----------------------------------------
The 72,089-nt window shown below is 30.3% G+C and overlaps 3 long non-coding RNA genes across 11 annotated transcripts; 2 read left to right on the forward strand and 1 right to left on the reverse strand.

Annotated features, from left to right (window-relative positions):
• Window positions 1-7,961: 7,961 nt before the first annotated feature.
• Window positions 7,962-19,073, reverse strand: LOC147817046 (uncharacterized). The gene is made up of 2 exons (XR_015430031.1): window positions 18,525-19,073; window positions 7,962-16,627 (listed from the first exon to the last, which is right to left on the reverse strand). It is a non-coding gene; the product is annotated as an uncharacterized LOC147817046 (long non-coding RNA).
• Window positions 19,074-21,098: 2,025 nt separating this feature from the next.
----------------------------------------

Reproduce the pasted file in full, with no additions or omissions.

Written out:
The 72,089-nt window shown below is 30.3% G+C and overlaps 3 long non-coding RNA genes across 11 annotated transcripts; 2 read left to right on the forward strand and 1 right to left on the reverse strand.

Annotated features, from left to right (window-relative positions):
• Window positions 1-7,961: 7,961 nt before the first annotated feature.
• Window positions 7,962-19,073, reverse strand: LOC147817046 (uncharacterized). The gene is made up of 2 exons (XR_015430031.1): window positions 18,525-19,073; window positions 7,962-16,627 (listed from the first exon to the last, which is right to left on the reverse strand). It is a non-coding gene; the product is annotated as an uncharacterized LOC147817046 (long non-coding RNA).
• Window positions 19,074-21,098: 2,025 nt separating this feature from the next.